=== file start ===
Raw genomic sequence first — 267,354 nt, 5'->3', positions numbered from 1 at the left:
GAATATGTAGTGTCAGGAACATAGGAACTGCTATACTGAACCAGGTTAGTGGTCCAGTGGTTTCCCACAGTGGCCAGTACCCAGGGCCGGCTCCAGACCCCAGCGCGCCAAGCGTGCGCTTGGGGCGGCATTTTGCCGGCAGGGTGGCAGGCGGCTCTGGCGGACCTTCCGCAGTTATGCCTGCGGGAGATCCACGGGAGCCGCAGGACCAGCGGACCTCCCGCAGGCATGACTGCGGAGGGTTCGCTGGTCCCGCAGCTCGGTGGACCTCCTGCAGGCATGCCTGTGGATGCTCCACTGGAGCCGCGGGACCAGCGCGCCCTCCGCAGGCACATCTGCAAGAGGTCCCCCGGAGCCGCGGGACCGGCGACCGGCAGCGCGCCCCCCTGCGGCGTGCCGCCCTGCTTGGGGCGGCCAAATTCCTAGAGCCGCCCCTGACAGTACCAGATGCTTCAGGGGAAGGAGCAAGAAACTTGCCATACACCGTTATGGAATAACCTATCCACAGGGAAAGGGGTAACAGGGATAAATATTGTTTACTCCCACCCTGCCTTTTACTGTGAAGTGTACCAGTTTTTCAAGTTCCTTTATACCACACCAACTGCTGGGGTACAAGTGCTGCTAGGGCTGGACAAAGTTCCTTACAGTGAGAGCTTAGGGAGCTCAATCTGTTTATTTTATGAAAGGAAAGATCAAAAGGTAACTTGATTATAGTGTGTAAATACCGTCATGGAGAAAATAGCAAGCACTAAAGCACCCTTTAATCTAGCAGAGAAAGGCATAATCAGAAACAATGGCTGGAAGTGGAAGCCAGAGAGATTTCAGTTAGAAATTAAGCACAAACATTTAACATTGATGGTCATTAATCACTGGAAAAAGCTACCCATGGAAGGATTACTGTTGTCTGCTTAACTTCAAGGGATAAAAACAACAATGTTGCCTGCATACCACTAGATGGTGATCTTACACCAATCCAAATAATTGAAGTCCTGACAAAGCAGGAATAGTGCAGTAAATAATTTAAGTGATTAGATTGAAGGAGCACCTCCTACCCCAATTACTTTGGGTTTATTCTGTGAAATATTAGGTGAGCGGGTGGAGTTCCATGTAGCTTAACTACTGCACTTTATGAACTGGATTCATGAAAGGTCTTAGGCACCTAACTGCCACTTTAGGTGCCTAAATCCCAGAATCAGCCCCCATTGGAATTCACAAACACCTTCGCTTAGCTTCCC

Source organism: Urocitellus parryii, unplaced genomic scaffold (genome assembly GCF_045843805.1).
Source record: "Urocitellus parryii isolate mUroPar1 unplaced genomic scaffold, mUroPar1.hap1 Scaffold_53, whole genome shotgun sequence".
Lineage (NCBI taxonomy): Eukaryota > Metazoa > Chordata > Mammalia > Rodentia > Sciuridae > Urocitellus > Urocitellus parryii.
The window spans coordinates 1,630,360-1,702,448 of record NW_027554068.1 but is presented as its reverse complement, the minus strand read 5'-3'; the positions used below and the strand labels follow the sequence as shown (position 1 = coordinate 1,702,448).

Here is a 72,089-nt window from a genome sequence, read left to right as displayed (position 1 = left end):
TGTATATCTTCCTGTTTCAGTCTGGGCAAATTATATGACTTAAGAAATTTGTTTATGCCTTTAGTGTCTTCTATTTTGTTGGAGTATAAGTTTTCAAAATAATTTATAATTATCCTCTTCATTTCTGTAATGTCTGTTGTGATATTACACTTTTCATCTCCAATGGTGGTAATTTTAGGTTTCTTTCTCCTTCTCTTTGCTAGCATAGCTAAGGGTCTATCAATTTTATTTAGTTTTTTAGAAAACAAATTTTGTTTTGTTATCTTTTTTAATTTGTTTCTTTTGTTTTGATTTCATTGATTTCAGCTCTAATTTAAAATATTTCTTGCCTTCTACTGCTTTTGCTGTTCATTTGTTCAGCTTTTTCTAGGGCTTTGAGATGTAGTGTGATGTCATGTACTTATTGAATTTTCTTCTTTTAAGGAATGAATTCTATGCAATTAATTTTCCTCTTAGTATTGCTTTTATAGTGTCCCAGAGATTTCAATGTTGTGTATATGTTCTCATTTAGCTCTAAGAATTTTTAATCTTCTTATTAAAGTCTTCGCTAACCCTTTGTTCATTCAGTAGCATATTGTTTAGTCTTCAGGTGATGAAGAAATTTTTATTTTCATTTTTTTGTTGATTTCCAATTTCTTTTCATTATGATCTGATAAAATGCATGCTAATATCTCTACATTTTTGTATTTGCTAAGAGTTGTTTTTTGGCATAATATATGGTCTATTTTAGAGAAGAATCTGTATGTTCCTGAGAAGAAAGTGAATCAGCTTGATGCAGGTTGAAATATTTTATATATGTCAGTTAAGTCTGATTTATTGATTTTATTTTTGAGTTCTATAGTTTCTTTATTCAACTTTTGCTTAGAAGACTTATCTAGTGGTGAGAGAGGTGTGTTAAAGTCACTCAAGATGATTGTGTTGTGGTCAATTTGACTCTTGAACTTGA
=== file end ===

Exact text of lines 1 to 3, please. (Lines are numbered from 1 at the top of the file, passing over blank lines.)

Raw genomic sequence first — 267,354 nt, 5'->3', positions numbered from 1 at the left:
GAATATGTAGTGTCAGGAACATAGGAACTGCTATACTGAACCAGGTTAGTGGTCCAGTGGTTTCCCACAGTGGCCAGTACCCAGGGCCGGCTCCAGACCCCAGCGCGCCAAGCGTGCGCTTGGGGCGGCATTTTGCCGGCAGGGTGGCAGGCGGCTCTGGCGGACCTTCCGCAGTTATGCCTGCGGGAGATCCACGGGAGCCGCAGGACCAGCGGACCTCCCGCAGGCATGACTGCGGAGGGTTCGCTGGTCCCGCAGCTCGGTGGACCTCCTGCAGGCATGCCTGTGGATGCTCCACTGGAGCCGCGGGACCAGCGCGCCCTCCGCAGGCACATCTGCAAGAGGTCCCCCGGAGCCGCGGGACCGGCGACCGGCAGCGCGCCCCCCTGCGGCGTGCCGCCCTGCTTGGGGCGGCCAAATTCCTAGAGCCGCCCCTGACAGTACCAGATGCTTCAGGGGAAGGAGCAAGAAACTTGCCATACACCGTTATGGAATAACCTATCCACAGGGAAAGGGGTAACAGGGATAAATATTGTTTACTCCCACCCTGCCTTTTACTGTGAAGTGTACCAGTTTTTCAAGTTCCTTTATACCACACCAACTGCTGGGGTACAAGTGCTGCTAGGGCTGGACAAAGTTCCTTACAGTGAGAGCTTAGGGAGCTCAATCTGTTTATTTTATGAAAGGAAAGATCAAAAGGTAACTTGATTATAGTGTGTAAATACCGTCATGGAGAAAATAGCAAGCACTAAAGCACCCTTTAATCTAGCAGAGAAAGGCATAATCAGAAACAATGGCTGGAAGTGGAAGCCAGAGAGATTTCAGTTAGAAATTAAGCACAAACATTTAACATTGATGGTCATTAATCACTGGAAAAAGCTACCCATGGAAGGATTACTGTTGTCTGCTTAACTTCAAGGGATAAAAACAACAATGTTGCCTGCATACCACTAGATGGTGATCTTACACCAATCCAAATAATTGAAGTCCTGACAAAGCAGGAATAGTGCAGTAAATAATTTAAGTGATTAGATTGAAGGAGCACCTCCTACCCCAATTACTTTGGGTTTATTCTGTGAAATATTAGGTGAGCGGGTGGAGTTCCATGTAGCTTAACTACTGCACTTTATGAACTGGATTCATGAAAGGTCTTAGGCACCTAACTGCCACTTTAGGTGCCTAAATCCCAGAATCAGCCCCCATTGGAATTCACAAACACCTTCGCTTAGCTTCCC

Source organism: Urocitellus parryii, unplaced genomic scaffold (genome assembly GCF_045843805.1).